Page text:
Huge piece of Malaysia Airlines jet MH370 debris found near Tanzania confirmed as being from missing plane. The fragment, said to be the inboard section of the right, outboard flap of the plane, was recovered in June. A search of more than two years has turned up few traces of the Boeing 777 aircraft that disappeared in March 2014, with 239 passengers and crew on board, soon after taking off from Kuala Lumpur, the Malaysian capital, bound for Beijing. The Malaysia Airlines MH370 flight is presumed to have crashed into the southern Indian Ocean after veering off course.
Malaysian Transport Minister Liow Tiong Lai said the debris, an outboard flap, will be examined further to see if it can yield any insight into the circumstances around the missing plane. The Australian Transport Safety Bureau (ATSB) report on the new wing flap said it “was confirmed as originating from the aircraft registered 9M-MRO and operating as MH370". It identified the component as “the inboard section of a Boeing 777 right, outboard flap".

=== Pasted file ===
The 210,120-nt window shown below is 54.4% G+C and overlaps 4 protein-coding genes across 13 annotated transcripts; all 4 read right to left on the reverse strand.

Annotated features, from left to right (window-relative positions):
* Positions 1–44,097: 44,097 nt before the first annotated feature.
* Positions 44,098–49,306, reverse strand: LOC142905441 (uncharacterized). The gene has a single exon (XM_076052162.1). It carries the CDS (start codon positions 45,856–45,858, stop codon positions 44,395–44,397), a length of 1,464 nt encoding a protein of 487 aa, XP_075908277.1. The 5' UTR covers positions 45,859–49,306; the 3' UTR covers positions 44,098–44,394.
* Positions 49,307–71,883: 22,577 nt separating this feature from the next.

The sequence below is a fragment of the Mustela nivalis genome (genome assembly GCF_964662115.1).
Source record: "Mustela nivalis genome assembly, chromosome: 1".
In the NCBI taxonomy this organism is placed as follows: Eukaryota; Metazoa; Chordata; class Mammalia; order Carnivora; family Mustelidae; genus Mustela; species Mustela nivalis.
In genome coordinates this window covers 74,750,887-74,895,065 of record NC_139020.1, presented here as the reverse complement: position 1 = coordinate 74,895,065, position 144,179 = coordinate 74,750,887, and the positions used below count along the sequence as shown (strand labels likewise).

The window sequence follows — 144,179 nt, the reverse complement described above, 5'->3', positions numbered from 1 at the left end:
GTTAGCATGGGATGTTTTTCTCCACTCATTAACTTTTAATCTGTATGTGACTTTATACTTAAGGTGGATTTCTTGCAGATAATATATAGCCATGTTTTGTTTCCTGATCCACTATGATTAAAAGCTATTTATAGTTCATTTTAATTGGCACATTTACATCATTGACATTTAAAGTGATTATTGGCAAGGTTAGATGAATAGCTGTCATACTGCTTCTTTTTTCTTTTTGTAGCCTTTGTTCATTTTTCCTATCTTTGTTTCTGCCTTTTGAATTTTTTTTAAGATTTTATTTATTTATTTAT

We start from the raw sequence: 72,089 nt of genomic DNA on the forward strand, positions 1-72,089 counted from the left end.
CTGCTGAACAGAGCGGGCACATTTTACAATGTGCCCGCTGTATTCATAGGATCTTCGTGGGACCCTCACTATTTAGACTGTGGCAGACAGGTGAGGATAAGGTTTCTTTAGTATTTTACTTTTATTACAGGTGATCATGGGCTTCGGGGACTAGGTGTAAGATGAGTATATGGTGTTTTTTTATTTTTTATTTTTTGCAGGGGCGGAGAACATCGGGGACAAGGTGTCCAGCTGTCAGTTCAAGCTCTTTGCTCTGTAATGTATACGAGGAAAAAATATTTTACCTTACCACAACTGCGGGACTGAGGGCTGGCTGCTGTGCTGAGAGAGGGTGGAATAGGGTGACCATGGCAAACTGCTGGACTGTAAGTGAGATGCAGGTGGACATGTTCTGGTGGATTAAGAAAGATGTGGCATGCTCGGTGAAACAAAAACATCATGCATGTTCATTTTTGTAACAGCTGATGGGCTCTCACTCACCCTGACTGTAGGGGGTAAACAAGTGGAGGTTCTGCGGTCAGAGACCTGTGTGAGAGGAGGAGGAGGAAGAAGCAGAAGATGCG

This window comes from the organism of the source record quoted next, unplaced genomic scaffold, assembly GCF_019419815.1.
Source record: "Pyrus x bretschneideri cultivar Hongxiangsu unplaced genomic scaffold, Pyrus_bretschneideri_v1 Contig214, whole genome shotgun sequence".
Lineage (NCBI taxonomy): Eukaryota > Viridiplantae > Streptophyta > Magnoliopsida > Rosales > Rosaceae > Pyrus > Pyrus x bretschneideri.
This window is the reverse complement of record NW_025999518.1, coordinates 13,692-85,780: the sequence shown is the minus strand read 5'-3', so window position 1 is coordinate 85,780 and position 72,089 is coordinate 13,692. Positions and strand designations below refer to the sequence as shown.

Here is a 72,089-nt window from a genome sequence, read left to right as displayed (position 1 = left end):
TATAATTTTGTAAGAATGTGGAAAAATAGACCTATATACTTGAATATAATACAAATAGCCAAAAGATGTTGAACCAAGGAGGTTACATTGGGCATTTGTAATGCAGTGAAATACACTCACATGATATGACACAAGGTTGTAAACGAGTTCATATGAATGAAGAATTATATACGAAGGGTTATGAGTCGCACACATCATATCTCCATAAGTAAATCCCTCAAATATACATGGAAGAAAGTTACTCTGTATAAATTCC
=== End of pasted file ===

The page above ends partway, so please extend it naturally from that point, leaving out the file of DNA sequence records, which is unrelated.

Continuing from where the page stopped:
Investigators are also examining several other pieces of debris found in Mozambique, South Africa and Rodrigues Island, a territory of Mauritius. Earlier this week it emerged that fragments of what appeared to be burnt debris discovered on a beach in Madagascar could lead to a breakthrough in the case. The pieces - discovered by American independent investigator Blaine Gibson – who has previously found other parts that were confirmed to be from MH370 could solve how Malaysia Airlines flight MH370 vanished more than two years ago. All the debris are believed to have been driven westwards from the presumed crash site on ocean currents.
Very slowly, the clues are piling up. All these pieces that keep washing ashore could eventually help to build a picture of the plane's final moments.Australia has been leading the search for the missing aircraft, using underwater drones and sonar equipment deployed from specialist ships. The search, also involving Malaysia and China, has led to more than 105,000 sq km of the 120,000 sq km search zone being scoured so far. However, countries have agreed that in the absence of "credible new information" the search is expected to end later this year.